There is currently a bug in Bookends where it creates three entries (two empty) for each paper it imports from the folder it watches for new papers. The developer can’t reproduce the bug, and has washed his hands of it. I have put some time into trying to figure out what the problem might be, but ultimately, this is not my bug to fix. To me, this is not good support. I have fixed bugs I couldn’t reproduce in applications I wrote, and fixed bugs that caused issues no one noticed. If you can potentially live with any bugs that might come up, then this won’t be an issue.

I’m still new to Zotero, so don’t have a list of complaints. Looks like @ryanjamurphy has that covered.

I frankly don’t find the Bookends UI to feel more native than Zotero. It has its own idiosyncrasies. Maybe I’m missing something, here are two screenshots for comparison:

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I think you’re referring to the sacred practice of “artisanal” software development? :upside_down_face:

I too have been quite frustrated by a total lack of caring from Sonny Software on the issues I’ve reported.

Definitely shouldn’t make or break the choice of reference manager.

I think Zotero just feels like Java to me, which reminds me of the all-nighters I spent in my CS undergrad trying to fix bugs in that week’s assignment. Bad memories.


Much like artisanal cheese.

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This makes three. Not so much for the total lack of caring on the part of Sonny Software. Rather for the stubborn underlying insistence that Bookends is absolutely and fully fine way that it is now, and that it will remain so likely for all eternity.

Both require you to program to do certain basic chores. Each has its own either outdated or idiosyncratic UI. Bookends will eventually annoy you by how much you have to muck about in various places in the UI to sustain a certain workflow.

I am currently back to test driving ReadCube/Papers. Yes, it costs more. However, it is professional in its approach to reference/citation management by comparison to Bookends, and it is dedicated to PDFs by comparison to Zotero.

For reference, the one thing that I do not necessarily need a reference/citation manage to help me do is to annotate/markup on my PDF journal articles.


Guys, thanks a lot! Really helpful!

No way! I just glimpsed at those bookend “support” threads you linked and I was like: I know this. This is me doing everything to get support get done what they need to do but failing. The ambiguity in the previous sentence regarding who is failing was not intended but is probably accurate.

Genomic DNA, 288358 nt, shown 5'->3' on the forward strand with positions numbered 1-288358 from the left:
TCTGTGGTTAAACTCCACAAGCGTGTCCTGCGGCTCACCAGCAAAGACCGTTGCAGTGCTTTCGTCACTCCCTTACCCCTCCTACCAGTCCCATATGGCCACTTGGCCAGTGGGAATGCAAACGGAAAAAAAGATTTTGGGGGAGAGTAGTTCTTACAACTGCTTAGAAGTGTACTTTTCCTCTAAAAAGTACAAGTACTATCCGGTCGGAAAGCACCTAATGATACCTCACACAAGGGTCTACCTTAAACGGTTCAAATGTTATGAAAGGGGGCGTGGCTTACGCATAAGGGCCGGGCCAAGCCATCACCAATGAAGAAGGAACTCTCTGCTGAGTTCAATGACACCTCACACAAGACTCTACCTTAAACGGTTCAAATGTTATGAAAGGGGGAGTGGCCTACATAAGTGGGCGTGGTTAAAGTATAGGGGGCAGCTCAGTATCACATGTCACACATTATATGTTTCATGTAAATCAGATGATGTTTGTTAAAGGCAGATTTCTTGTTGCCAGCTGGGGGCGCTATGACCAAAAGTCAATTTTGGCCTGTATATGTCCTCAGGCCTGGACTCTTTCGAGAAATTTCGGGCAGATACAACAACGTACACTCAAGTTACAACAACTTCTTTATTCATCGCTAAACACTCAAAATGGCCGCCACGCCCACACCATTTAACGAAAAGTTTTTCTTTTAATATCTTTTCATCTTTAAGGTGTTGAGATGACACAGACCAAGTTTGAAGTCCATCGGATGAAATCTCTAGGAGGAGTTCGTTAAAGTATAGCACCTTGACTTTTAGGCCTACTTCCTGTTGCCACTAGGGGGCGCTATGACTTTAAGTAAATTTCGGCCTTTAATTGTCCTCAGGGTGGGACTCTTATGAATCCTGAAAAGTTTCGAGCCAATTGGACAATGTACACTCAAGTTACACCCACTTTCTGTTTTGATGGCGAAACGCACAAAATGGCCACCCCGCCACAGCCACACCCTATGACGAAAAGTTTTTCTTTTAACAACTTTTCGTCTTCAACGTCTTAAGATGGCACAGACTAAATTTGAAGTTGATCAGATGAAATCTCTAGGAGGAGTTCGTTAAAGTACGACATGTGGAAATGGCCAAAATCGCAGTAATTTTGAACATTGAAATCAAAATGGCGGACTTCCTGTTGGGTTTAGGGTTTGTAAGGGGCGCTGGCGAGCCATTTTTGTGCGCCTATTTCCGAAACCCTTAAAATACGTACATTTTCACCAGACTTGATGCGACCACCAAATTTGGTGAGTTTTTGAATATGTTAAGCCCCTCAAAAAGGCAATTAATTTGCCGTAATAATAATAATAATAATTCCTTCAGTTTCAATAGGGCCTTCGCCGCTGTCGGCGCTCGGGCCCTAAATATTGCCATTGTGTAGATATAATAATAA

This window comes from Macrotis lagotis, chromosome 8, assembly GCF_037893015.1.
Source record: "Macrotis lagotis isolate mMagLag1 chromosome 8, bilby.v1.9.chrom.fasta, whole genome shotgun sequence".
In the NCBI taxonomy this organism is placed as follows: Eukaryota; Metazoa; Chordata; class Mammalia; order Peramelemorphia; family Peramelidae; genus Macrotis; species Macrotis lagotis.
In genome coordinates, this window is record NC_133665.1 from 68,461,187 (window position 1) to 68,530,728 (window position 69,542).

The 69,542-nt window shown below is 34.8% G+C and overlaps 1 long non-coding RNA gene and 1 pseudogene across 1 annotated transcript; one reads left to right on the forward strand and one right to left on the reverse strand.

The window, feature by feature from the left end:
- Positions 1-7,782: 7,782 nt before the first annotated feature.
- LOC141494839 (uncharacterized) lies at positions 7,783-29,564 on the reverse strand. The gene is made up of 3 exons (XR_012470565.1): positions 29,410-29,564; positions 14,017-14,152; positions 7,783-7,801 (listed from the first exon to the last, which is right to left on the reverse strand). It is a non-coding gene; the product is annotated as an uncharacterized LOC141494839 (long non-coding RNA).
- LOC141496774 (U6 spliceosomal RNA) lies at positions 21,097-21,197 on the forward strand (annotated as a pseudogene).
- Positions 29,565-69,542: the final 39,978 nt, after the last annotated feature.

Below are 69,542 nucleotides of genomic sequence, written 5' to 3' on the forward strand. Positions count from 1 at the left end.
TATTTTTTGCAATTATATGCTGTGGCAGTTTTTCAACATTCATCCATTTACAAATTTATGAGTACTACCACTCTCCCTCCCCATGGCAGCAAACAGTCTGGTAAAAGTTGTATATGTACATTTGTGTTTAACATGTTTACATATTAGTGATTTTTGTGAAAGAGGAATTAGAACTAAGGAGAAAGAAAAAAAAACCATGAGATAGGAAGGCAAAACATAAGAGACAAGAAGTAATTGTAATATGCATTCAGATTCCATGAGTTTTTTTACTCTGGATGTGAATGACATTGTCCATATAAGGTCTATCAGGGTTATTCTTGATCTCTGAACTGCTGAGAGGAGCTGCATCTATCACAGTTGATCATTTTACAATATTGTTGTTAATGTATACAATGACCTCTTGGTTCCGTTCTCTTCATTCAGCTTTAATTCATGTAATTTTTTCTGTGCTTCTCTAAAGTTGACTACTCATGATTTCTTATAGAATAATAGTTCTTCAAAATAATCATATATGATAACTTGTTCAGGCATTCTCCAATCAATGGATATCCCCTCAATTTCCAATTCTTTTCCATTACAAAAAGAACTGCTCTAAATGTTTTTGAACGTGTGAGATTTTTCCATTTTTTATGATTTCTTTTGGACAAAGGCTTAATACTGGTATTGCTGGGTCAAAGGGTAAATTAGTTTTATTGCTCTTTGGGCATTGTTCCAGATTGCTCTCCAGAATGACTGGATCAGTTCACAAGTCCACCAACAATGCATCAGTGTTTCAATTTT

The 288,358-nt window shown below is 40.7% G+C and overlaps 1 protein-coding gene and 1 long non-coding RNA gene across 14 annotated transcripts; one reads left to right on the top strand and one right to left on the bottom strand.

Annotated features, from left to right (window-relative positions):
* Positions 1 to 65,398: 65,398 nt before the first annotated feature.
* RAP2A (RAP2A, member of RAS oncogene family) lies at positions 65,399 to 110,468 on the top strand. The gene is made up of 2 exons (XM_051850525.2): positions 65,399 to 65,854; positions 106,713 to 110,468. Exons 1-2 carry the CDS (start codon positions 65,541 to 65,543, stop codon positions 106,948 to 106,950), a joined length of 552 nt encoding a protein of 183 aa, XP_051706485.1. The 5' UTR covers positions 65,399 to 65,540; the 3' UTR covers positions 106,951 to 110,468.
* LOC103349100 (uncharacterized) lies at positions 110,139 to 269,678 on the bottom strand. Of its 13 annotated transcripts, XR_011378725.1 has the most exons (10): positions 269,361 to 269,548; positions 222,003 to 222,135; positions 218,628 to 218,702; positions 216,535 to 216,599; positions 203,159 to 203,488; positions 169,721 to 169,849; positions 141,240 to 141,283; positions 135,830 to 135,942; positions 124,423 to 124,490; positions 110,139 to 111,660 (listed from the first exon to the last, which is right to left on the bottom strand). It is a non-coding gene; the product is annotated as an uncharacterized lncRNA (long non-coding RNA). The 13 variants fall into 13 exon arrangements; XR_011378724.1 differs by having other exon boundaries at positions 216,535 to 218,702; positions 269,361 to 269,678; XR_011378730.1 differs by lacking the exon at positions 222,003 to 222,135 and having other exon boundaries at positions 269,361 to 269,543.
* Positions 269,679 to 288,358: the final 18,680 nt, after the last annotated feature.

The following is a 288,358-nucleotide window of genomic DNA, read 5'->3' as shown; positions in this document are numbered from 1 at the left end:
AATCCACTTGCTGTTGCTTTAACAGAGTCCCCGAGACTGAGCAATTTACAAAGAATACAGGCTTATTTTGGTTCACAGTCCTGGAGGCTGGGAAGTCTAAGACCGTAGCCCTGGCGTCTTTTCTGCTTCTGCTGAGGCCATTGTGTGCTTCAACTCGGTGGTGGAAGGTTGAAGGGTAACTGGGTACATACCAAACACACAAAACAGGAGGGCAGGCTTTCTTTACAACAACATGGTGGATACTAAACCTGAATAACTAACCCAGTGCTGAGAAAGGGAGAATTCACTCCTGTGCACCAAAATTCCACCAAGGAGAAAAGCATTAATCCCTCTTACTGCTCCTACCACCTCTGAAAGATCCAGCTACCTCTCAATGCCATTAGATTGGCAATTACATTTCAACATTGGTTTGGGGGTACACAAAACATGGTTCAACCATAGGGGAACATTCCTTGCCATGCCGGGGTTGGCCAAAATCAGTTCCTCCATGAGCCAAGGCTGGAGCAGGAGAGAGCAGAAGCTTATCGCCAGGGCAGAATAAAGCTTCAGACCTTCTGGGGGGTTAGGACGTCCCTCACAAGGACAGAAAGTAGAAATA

No, but seriously: one of the reasons I’m making this quite laborious transition to Apple is that I’m somehow hoping to be using more serious software in the future. Whatever serious means here. Maybe functional? Probably customizable. I’m aware that customisable doesn’t always go so well with Apple. Much of the success of the eco system is based on limiting customisability and keeping a tight control on things. And I will probably see the benefits once I’ve learned the apple UX. BTW, John, I think Ryan was referring to UX in a broader sense not just UI. But I’ll let him explain what exactly that means in this case.

Here is a random nuisance that I just stumbled upon today while trying Zotero: I have quite a lot of collections (not sure how many, maybe 100-300) and in citavi I would Type “cog dis” and it would return all collections (called categories there) containing those terms, like “cognitive dissonance”. In Zotero, it looks like I cannot search at all for collection names. Until I get my brain to think differently about this (maybe switch to use more keywords?) this is almost a dealbreaker for me. Haven’t checked yet, what it looks like in bookends.

Another nuisance: I wanted to clean out my Zotero library to do another test-import, and while it’s easy to delete multiple references, collections have to be deleted more by one (confirming the deletion with enter every time. While this is not a huge issue, it kinda tells me that such issues are either not a priority for Zotero developers or they don’t even think its an issue. So if that artisan bookend developer pays attention to such details, it would be a plus. But otherwise what you’re telling me rings my alarm bells telling me: better not fall in love with bookends, or you’ll be in trouble.

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Whaat? Is it that bad? Cost is a factor (but if it works so much better, 5 USD/month might be worthwhile), I’m more worried about futureproofness and the vested interests of the parent company. The promise that Papers can do everything, including pdf annotation is tempting, but I’ve so often been disappointed by the promises of those shiny glossy commercial apps, that I’m trying to steer myself away from them, just like I steer myself away from the candy jar as much as possible. But hey, why don’t you tell us about your experiences? Your experience with both Bookends and Zotero makes your opinion on Papers extremely valuable :grimacing:

For various reasons, I am unfortunately not at a point in time that I can make coherently fair comparisons.

Perhaps to counterbalance the negative impressions I have given about Bookends and Zotero, I would say this: When you need a high degree of flexibility in reference/citation management, the ability to separate your collections into self-sustained libraries, and tight integration to other apps in macOS eco-sphere (e.g. DevonThink), use Bookends. When you need the ability to pull references from a wide range of resource types (e.g. PDFs and Webarchives and …), the assurance of a strong community of users for support, and collaboration with users who are not macOS centric, use Zotero.